Former Ashland activist Pete Seda is now a free man while he awaits word on whether the government will challenge a federal appeals court ruling that threw out his 2010 conviction for money-laundering, which prosecutors tried but failed to tie to Islamic terrorists.
U.S. District Judge Ann Aiken signed an order Friday freeing Seda, who had been on home confinement in Portland since his release from a halfway house Aug. 23, the same day the 9th U.S. Circuit Court of Appeals ordered his new trial.
Court papers filed Friday state that Seda, 54, is living in a Portland apartment with his wife, Summer, and that the former Ashland arborist now works at Elephants Delicatessen.
Prosecutors have asked for a Nov. 5 deadline on whether to seek a rehearing on the appeal, which was heard by a three-judge panel that included a dissenting opinion from one of the judges.
Prosecutors did not oppose Seda's motion for release.
A jury convicted Seda on tax-evasion and conspiracy charges for using his defunct Al-Haramain Islamic Foundation chapter in Ashland to help smuggle more than $150,000 from Ashland to Saudi Arabia in 2000 and later signing a fraudulent tax return to cover it up.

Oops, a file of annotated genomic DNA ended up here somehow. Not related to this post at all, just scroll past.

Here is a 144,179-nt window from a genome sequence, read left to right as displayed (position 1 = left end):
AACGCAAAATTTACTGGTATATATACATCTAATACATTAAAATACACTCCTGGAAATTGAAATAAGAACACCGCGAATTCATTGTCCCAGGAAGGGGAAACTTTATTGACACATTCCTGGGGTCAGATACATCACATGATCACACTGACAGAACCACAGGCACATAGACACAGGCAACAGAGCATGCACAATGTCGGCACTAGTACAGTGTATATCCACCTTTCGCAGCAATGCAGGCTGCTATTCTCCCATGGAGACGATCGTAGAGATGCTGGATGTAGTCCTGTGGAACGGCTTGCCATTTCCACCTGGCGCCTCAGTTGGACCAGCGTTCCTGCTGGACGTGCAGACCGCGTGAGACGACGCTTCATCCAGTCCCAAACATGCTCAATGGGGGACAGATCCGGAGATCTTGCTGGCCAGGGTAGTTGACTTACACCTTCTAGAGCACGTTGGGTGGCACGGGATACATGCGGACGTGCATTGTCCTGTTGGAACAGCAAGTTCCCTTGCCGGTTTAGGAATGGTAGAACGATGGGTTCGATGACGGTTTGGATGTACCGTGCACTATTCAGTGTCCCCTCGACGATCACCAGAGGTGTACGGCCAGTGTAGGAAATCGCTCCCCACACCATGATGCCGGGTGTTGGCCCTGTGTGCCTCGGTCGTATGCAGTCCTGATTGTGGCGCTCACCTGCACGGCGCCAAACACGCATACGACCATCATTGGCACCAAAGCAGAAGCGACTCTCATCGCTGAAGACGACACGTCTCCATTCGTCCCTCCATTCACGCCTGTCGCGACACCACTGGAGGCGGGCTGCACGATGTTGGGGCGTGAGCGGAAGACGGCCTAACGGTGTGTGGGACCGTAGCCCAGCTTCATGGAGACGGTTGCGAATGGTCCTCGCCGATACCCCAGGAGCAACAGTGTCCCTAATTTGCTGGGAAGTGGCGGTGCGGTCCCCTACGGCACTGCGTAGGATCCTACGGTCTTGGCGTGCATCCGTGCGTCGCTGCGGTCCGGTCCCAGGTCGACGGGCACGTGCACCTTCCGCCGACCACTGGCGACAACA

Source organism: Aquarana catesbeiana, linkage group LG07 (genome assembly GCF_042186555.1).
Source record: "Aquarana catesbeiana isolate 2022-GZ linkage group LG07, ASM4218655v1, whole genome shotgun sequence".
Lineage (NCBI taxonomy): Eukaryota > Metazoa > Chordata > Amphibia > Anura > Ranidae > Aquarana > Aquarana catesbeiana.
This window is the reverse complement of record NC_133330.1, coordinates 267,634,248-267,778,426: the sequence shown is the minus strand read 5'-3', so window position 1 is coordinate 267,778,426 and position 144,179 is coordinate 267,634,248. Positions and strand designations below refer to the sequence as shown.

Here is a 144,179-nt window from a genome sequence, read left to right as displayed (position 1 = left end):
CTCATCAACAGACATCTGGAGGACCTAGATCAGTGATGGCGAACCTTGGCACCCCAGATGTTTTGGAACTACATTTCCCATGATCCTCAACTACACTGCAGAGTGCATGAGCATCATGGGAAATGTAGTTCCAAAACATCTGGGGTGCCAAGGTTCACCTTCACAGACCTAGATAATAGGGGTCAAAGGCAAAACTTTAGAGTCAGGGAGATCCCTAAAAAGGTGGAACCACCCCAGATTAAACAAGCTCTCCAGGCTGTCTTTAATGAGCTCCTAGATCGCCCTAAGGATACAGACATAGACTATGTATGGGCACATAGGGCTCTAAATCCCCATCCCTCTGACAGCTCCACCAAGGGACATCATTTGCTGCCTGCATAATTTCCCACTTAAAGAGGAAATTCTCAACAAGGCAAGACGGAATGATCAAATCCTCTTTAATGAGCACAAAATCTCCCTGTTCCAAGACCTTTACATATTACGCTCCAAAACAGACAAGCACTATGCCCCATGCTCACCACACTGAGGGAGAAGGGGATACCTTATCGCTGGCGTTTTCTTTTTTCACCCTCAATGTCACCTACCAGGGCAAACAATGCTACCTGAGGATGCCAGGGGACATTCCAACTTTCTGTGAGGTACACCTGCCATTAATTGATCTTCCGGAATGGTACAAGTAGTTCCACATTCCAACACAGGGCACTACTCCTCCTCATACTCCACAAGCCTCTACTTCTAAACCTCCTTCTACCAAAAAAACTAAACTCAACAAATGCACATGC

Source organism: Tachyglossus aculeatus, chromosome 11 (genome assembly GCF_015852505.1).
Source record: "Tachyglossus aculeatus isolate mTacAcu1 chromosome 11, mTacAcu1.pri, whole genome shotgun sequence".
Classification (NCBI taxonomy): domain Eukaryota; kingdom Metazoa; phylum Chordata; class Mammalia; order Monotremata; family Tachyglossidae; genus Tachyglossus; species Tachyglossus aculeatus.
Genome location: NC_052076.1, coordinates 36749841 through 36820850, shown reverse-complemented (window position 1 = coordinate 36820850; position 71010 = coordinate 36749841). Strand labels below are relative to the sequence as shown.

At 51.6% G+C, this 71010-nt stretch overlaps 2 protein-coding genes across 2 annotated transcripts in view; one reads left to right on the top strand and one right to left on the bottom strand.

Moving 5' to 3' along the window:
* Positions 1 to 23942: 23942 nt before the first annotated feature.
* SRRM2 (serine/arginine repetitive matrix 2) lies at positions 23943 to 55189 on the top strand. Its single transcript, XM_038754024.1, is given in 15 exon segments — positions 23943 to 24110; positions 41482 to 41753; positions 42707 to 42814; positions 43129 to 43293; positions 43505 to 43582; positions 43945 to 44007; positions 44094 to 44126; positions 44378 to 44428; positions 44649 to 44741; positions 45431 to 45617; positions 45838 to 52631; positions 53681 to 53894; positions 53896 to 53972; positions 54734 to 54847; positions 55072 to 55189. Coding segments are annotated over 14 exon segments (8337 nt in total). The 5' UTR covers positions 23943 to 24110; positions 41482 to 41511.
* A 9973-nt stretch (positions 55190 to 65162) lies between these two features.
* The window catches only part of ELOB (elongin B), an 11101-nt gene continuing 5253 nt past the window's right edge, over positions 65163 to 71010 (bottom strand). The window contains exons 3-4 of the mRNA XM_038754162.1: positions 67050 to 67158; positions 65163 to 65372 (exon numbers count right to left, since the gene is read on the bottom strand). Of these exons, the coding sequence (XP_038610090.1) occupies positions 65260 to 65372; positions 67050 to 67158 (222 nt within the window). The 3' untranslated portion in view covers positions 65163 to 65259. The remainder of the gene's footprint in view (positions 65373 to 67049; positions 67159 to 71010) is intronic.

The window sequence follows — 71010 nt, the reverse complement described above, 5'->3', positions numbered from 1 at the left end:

Though prosecutors argued Seda's motive was to fund Islamic terrorists in Chechnya and that argument was a key component of the entire trial, U.S. District Court Judge Michael Hogan ruled during the trial they failed to prove the connection.
Appeals court judges accused the government of "tunnel vision" in the case, though the dissenting judge lauded the government for "extraordinary efforts" to handle evidence properly in a sensitive case involving national security and intelligence secrets.
The majority judges also ruled that the now-retired Hogan erred in allowing unclassified summations of classified materials that was given to Seda's defense team, saying it was misrepresenting and incomplete.
The appeals ruling returned Seda's case to the U.S. District Court in Eugene for a new trial.
The government's options include asking the appeals court for reconsideration, appealing the ruling, going forward with a retrial or dropping its case.
Seda spent more than two years of his nearly three-year sentence behind bars, either in custody before his trial or after his 2012 sentencing.
— Mark Freeman